7 Link Building Techniques to Avoid

Quality SEO Services engage in a solid linking strategy that appeases search engine spiders and avoids the threat of a client’s site being blacklisted or banned for impropriety. Not just black hat tactics, but amateurish mistakes also, can result in less than desirable penalties. Google has a very time consuming reconsideration process. Here are seven link building techniques that should be avoided like the plague.

1. Rapid backlink generation

Generating links at a breakneck pace rouses Googlebot’s suspicions because it looks unnatural. Build links at a slower, more natural pace to satisfy Googlebot and other spiders. If using a paid service to generate backlinks, keep tabs on the progress and make sure link count doesn’t leap from a hundred per week or month to a couple thousand in the same time frame. A slow and steady pace wins the race.

2. Using IBLNs

This is considered a black hat tactic. Independent Backlink Networks are not only costly, but Google staff are constantly on the lookout for IBLN users. When Google discovers sites that are part of an Independent Backlink Network, the entire network using it tends to gets blacklisted or banned. Matt Cutts or another influential person may also write a post about that network’s members. IBLNs are expensive, and the network members could be publicly exposed.

3. Redundantly using keywords in anchor text

Do not use your keywords for each instance of anchor text on a page; spiders pick up on that. It is far safer to use other words for the majority of links. A site about horses, for instance, should have anchor text containing equestrian-related words and keyword synonyms, instead of the keywords themselves.

4. Low quality links

This is one of those phrases that seems to mean little, but can make a noticeable difference. Sites with a thousand links that Google considers low quality do not rank as favorably as sites with 500 links Google deems high quality. The total number of links is important, without question, but some low quality links that are here today will be gone tomorrow. Higher quality links have a better chance of remaining accessible for longer stretches of time.

5. Using site wide linking

Site wide links are promoted as a viable option and readily available, even though as early as late 2010 Google rendered them basically worthless. Google ranks site wide links, no matter how many there are, as one link. Because of this, they aren’t really useful anymore.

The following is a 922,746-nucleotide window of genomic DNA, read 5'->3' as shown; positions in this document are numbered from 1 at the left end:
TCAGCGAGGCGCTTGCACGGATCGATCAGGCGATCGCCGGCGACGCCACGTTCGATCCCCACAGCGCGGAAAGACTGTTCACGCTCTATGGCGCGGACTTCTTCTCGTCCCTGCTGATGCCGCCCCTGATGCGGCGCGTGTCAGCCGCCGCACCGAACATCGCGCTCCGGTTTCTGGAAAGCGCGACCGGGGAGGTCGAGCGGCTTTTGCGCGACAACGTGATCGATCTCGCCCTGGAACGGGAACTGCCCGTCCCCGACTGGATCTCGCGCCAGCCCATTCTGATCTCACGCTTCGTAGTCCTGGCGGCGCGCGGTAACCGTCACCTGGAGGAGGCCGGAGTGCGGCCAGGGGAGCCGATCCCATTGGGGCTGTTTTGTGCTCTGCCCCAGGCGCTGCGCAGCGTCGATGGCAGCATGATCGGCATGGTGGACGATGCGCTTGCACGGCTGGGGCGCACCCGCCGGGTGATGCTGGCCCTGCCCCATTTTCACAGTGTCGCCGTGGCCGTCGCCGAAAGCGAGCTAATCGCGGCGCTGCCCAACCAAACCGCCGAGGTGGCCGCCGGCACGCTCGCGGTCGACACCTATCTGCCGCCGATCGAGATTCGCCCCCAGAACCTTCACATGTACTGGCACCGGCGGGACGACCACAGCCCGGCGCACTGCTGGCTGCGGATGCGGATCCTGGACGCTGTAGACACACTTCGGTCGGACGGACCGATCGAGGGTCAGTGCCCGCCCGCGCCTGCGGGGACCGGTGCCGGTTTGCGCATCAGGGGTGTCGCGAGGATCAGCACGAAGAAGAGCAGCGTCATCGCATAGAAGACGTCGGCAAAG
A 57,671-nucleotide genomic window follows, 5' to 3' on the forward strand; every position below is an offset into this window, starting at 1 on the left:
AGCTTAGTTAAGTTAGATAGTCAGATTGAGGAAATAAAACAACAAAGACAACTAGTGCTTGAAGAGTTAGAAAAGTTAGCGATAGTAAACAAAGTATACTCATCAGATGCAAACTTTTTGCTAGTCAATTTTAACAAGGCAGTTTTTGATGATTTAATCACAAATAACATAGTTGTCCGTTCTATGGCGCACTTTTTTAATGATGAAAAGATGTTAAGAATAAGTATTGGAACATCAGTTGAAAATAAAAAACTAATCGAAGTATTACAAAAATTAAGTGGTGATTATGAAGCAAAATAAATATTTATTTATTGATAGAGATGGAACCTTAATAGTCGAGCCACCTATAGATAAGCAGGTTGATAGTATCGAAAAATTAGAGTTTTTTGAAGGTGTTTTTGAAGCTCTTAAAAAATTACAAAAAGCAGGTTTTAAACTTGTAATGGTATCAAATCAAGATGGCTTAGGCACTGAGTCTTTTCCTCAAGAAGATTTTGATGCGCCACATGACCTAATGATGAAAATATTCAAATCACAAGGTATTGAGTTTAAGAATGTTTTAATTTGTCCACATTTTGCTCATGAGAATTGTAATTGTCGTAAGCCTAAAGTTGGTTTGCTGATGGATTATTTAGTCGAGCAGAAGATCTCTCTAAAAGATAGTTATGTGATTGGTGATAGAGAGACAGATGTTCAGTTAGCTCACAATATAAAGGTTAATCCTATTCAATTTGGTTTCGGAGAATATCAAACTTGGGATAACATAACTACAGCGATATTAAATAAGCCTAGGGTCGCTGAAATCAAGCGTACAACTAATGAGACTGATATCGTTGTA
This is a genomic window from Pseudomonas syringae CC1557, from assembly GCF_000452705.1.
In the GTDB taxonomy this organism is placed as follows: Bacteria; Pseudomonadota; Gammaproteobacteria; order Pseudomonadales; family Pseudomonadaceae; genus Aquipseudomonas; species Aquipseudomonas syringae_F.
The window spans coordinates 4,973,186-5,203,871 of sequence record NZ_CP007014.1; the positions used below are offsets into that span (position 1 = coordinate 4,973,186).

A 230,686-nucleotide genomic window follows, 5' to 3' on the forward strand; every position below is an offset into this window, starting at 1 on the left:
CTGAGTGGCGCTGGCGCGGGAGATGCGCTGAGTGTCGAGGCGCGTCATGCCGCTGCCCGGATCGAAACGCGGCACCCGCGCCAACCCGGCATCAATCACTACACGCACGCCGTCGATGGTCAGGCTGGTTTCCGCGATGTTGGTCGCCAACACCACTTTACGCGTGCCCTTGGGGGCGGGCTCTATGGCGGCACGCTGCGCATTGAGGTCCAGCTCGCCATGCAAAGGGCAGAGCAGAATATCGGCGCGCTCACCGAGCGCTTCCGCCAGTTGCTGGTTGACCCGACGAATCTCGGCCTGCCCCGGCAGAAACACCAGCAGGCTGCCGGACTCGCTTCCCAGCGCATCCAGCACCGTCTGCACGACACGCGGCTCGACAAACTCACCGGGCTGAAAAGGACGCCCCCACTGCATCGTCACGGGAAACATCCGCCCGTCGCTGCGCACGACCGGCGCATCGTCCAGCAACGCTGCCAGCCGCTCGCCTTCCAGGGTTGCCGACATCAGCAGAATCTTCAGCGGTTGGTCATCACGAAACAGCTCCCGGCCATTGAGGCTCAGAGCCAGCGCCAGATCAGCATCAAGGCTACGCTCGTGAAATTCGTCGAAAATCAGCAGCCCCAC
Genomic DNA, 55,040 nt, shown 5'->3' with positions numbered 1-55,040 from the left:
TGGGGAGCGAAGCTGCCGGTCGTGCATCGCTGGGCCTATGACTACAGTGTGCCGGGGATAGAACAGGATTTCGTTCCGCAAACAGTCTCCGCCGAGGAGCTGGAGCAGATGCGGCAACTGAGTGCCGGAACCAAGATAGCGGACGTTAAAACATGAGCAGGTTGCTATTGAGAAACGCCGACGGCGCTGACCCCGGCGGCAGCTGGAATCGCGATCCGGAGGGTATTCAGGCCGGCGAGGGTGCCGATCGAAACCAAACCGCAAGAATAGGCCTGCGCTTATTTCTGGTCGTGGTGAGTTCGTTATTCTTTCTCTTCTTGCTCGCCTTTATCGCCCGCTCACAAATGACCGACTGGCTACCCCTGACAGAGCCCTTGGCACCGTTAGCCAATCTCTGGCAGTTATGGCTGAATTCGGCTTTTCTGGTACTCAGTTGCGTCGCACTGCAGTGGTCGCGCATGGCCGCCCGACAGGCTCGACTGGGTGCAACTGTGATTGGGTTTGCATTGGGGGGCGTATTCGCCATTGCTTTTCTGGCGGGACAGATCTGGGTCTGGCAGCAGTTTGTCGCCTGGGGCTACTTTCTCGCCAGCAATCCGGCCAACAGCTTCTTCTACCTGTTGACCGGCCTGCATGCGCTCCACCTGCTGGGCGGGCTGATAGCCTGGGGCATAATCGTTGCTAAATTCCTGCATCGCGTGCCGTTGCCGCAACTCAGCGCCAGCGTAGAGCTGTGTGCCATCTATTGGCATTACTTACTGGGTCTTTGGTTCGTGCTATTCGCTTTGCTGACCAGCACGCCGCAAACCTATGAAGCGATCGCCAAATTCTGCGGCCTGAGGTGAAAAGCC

6. Site scraping and content repackaging

Scraping sites for their content and using software to slightly alter that content via synonyms and sentence restructuring is another futile attempt at tricking search engine spiders. It no longer passes the smell test and produces a bad result. Googlebot is coded to understand when it encounters slightly rehashed content. Steven Baker, a software developer at Google, states that Google’s web search ranking team spent over five years building a “synonyms system.”

7. Phishing

Making a page look identical to a well-known page for the purposes of stealing personal information? The FBI agrees, there are better ways to generate revenue than “electronic social engineering” to get someone’s information. Offer a product, service, or provide an experience people want, and they will be more likely to give up some of their information.

Google tells webmasters it is a bad idea to pay for links. Sites that build links over time are doing so naturally, and by the book, regardless of whether those links were gained freely or paid for. IBLNs are expensive and risky to consider, unless one has cash to spare on an endeavor that ends badly if Google catches on. Avoiding the use of the other five link building techniques above will keep Googlebot happy. Keeping spiders happy makes life a little easier for hardworking webmasters.

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